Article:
Belarus: UN experts are concerned about the new law on freedom of conscience and religious organizations

Беларусь: Эксперты ООН обеспокоены новым законом о свободе совести и религиозных организациях

In the photo: the center of Minsk, the capital of Belarus. Belarus: UN experts are concerned about the new law on freedom of conscience and religious organizations Human rights

UN experts have expressed serious concern about recently adopted amendments to Belarusian legislation on freedom of conscience and the activities of religious organizations, which contradict Belarus’ obligations under international law.

The Law “On Amendments to the Laws on the Activities of Religious Organizations” was adopted by the Upper House of the National Assembly of the Republic of Belarus and signed by the President in December last year. Even at the stage of consideration of the amendments by the Belarusian parliament, experts sent an official letter to the Belarusian authorities, expressing concern about a number of provisions of the bill, which still remains unanswered.

“Provisions on mandatory registration unjustifiably restricts the right to freedom of thought, conscience, religion and belief,” said the UN experts, emphasizing that these amendments contradict Article 18 of the International Covenant on Civil and Political Rights.

The law introduces mandatory state registration of all religious organizations and requires existing organizations to undergo re-registration within a limited time frame.

Experts said the law imposes extensive government control over religious education and literature. It states that religious education, religious literature or any other materials with religious content should not contradict “the generally recognized traditional values ​​of the Belarusian people and the ideology of the Belarusian state.”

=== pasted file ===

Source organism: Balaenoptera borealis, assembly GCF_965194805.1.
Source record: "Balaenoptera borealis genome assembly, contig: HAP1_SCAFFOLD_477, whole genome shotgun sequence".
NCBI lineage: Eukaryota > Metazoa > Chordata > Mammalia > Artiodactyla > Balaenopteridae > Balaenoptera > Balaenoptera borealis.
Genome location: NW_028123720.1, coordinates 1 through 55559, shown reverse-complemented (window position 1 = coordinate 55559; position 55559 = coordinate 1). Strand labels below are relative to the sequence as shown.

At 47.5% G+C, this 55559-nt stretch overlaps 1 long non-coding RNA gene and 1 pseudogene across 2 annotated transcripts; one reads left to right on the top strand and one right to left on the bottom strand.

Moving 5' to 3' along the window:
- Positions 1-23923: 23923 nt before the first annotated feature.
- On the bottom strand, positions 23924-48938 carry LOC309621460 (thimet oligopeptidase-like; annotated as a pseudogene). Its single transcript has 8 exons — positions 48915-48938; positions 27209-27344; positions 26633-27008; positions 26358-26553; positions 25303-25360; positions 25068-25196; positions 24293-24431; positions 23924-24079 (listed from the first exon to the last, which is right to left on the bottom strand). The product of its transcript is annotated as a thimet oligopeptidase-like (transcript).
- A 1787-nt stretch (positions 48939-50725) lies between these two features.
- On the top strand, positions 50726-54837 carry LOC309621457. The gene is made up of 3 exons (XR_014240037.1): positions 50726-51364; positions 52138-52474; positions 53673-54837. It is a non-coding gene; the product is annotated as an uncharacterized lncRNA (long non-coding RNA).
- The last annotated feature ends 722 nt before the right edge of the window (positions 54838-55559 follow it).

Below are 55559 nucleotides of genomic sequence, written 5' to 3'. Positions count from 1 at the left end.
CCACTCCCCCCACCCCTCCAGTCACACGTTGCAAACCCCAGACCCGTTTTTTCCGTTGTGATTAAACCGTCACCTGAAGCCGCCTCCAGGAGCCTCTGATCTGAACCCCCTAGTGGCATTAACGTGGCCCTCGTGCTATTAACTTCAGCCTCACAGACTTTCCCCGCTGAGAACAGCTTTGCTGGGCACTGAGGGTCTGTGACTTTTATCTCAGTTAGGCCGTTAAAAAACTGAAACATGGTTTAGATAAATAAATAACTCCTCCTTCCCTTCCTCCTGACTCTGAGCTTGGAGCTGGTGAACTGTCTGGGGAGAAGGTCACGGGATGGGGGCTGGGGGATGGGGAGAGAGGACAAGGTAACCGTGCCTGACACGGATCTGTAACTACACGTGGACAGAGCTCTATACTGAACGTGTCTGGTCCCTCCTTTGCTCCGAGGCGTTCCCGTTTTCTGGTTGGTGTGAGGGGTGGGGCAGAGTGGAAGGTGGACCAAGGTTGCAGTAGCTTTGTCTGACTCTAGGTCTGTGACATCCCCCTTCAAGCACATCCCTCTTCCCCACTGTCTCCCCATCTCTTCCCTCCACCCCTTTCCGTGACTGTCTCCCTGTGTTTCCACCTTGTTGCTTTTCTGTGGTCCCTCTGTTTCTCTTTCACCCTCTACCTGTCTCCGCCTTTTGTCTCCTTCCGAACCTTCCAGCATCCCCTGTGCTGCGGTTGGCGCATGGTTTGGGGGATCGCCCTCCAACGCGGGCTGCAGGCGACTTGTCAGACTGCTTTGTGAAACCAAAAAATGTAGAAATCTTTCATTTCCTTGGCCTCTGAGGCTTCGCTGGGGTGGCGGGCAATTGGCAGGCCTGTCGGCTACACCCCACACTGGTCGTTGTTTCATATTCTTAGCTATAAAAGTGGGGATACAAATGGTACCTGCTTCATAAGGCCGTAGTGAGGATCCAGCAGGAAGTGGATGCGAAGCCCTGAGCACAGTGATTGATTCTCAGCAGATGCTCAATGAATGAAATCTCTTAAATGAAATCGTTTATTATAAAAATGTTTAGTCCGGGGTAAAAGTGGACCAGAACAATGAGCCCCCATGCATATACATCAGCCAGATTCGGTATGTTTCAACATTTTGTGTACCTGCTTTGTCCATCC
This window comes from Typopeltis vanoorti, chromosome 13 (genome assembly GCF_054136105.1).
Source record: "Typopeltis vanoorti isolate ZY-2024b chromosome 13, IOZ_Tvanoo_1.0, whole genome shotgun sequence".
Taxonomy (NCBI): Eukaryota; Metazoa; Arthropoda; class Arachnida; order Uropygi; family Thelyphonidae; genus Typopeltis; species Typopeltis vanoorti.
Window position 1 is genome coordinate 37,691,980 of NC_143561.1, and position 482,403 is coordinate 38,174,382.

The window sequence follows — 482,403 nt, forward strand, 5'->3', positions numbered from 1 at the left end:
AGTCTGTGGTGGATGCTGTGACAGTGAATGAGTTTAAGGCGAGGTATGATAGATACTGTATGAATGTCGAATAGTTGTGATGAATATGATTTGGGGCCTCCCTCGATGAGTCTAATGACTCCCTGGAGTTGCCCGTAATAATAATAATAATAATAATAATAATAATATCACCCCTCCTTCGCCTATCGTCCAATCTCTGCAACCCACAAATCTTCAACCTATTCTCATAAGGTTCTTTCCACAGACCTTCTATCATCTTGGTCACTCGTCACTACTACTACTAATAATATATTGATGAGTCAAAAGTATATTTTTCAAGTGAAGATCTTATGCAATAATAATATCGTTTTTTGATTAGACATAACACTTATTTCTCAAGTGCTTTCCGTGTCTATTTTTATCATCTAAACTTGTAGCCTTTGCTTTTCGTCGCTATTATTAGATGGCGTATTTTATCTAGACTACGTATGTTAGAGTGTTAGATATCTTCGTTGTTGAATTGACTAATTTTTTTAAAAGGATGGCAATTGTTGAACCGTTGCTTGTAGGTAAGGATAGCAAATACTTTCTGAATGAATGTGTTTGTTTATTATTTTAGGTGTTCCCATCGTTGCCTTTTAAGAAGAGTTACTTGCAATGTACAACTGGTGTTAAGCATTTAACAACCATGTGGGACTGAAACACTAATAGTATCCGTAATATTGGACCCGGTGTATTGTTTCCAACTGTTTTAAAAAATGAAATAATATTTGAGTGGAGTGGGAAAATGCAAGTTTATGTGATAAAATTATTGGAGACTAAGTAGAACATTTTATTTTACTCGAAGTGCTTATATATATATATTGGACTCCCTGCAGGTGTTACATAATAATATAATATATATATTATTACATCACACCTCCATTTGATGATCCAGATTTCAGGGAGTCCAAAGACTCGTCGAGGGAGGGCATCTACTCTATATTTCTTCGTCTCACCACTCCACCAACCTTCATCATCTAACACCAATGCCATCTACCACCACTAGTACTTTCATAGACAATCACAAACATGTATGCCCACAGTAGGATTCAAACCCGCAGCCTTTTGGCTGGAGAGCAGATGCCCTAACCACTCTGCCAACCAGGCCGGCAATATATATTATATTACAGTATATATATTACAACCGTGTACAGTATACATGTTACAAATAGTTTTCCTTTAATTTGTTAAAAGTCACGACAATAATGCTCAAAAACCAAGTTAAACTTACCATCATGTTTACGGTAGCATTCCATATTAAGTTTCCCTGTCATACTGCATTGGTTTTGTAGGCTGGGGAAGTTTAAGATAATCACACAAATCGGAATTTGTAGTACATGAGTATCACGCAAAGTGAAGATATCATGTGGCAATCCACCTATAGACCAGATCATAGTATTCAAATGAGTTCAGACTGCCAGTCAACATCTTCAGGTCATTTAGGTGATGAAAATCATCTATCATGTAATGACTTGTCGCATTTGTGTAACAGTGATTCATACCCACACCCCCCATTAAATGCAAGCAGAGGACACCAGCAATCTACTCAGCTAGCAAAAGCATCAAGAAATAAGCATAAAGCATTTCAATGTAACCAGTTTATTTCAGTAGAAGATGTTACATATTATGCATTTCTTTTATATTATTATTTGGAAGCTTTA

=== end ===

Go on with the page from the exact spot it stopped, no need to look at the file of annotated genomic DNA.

“We are concerned that “that the vague language contained in the law may encourage arbitrary decisions and create an atmosphere of intimidation of religious leaders, communities or activities considered objectionable by the authorities,” the experts said.

Experts recalled that, according to publicly available data, since August 2020, more than 70 clergy and religious leaders have been harassed, forced into exile, or subjected to other forms of pressure for allegedly political reasons.

“The law appears to be aimed at further strengthening the state’s comprehensive control over all aspects of the existence of religious communities, which could have serious consequences for the enjoyment of freedom of religion or belief, freedom of peaceful assembly and association, as well as other human rights in the country “, the experts said.

Independent experts are appointed by the UN Human Rights Council. They work on a voluntary basis and are independent of any government or organization. They act in a personal capacity, are not UN employees and do not receive a salary from the Organization.


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